One team for Soviet Union in OlympicsSports officials...

Sports briefly

September 13, 1991

One team for Soviet Union in Olympics

Sports officials throughout the Soviet Union, excluding th newly independent Baltic republics, have pledged to field a united team for the 1992 Olympics, the Tass news agency said yesterday.

The decision to send a single Soviet team to Albertville and Barcelona was made at a meeting of sports officials from the republics, the National Olympic Committee and representatives of the all-union sports federation, Tass said.

The Baltic states of Lithuania, Latvia and Estonia -- annexed by Moscow in 1940 -- have regained their independence in the wake of the failed coup in the Soviet Union last month.

International Olympic Committee president Juan Antonio Samaranch said yesterday he will recommend at an IOC meeting Tuesday in Berlin that the three Baltic republics be admitted independently to the Olympic movement.


Wayne Gretzky showed why he's Team Canada's captain and leader, breaking a scoreless tie late in the second period, as the Canadians advanced to the finals of the Canada Cup with a 4-0 victory over Sweden last night in Toronto.

The victory put the two-time defending champions into the finals against the United States, which eliminated Finland on Wednesday. The best-of-three series will begin tomorrow night in Montreal.

Bill Ranford stopped 30 shots for his first shutout. He has allowed just 11 goals in Canada's six games.

* Pittsburgh Penguins coach Bob Johnson flew to his Colorado )) home to begin radiation treatments on his remaining brain tumor, but promised he will coach again -- soon.

In his first public statement since becoming seriously ill Aug. 29, Johnson said, "The fire of coaching still burns inside of me. I will be back. When I return, it will be my greatest day in coaching."

He issued the statement less than 24 hours after undergoing a procedure on his second brain tumor. The tumors, believed to be malignant, were discovered last month after he developed stroke-like symptoms while coaching Team USA in the Canada Cup tournament.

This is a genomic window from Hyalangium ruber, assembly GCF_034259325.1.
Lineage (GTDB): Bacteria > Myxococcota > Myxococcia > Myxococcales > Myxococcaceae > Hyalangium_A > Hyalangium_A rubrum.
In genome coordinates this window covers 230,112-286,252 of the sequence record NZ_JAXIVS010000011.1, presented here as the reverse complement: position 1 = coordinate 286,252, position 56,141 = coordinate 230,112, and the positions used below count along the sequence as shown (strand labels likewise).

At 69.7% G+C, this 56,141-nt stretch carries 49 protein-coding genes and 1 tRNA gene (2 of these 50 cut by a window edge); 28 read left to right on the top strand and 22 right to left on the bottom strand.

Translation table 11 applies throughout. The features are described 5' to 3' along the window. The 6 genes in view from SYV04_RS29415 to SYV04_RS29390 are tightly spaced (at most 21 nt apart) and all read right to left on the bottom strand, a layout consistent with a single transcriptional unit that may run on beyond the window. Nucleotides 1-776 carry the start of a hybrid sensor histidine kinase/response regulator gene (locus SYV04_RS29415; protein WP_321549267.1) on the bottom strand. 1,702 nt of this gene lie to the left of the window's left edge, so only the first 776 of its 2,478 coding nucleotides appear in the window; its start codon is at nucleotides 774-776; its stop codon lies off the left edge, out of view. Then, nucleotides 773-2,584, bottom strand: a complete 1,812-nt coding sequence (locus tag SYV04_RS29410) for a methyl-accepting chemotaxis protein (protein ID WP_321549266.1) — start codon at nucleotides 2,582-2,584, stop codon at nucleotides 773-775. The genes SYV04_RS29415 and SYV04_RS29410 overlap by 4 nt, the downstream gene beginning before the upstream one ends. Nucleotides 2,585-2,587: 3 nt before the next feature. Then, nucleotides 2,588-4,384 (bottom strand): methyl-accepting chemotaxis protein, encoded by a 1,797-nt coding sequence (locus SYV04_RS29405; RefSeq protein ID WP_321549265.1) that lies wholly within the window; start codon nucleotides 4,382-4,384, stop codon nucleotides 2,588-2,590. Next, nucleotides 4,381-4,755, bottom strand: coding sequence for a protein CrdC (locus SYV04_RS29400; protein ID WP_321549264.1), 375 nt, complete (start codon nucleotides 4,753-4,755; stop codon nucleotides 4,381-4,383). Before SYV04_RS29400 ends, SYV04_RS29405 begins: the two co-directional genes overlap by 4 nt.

NFL commissioner Paul Tagliabue endorsed House legislation halt the spread of legalized gambling on professional and college games, saying it would protect the integrity of the events.

"We believe there has to be a bright line between gambling and our games," said Tagliabue, who called state-sanctioned sports wagering "point-spread gambling sponsored by the state."

His comments were reinforced by Frank Robinson, assistant general manager of the Baltimore Orioles; Red Auerbach, president of the Boston Celtics, and Richard Schultz, executive director of the NCAA.

They were strongly opposed by a group of officials representing state governments and New Jersey's casino industry, who contend the proposed federal legislation would deny them revenues and intrude into their fiscal domains.


An Indiana prosecutor will fight an attempt by Mike Tyson's lawyers to get a gag order to prevent lawyers and police from talking about the boxer's case before his January rape trial.

Marion County Superior Court Judge Patricia J. Gifford has scheduled a hearing today on the request filed by James H. Voyles, an Indianapolis lawyer representing the former heavyweight champion.

Voyles' request urges Gifford to bar lawyers and police from making statements that would prejudice the case and prevent Tyson from receiving a fair trial. The trial is scheduled to begin Jan. 27.


Legislation meant to limit the NCAA's power by requiring it to follow courtroom-style rules when investigating Illinois college athletics was signed into law by Gov. Jim Edgar.

The new law bars the use of illegally obtained evidence, allows cross-examination of witnesses and requires speedy hearings in NCAA investigations. It also allows subjects of the investigations to ask the courts to review NCAA decisions.

Other measures restricting the NCAA's enforcement procedures have been enacted or are being considered in Florida, Nevada and California.


A lawyer warned counsel for Martina Navratilova that she and former lover Judy Nelson would suffer "devastating" emotional stress if their palimony lawsuit was not settled out of court, according to testimony.

"If litigation is filed, the press here and abroad will have a field day," contended Jerry Loftin, an attorney for Nelson, in a letter sent four months ago to Mike McCurley, Navratilova's Dallas lawyer.

"The emotional stress and strain on an ordinary individual would be devastating and seemingly catastrophic to an athlete attempting to perform," Loftin wrote last spring. " . . . Both sides will be the loser."

McCurley produced the letter and read excerpts into the record during cross-examination of a witness in a bizarre preliminary hearing in which Navratilova is attempting to have Loftin removed as Nelson's attorney. Testimony in the pretrial issue began Monday, but has been overshadowed all week by on-again, off-again negotiations of a settlement. Those talks apparently broke off yesterday.


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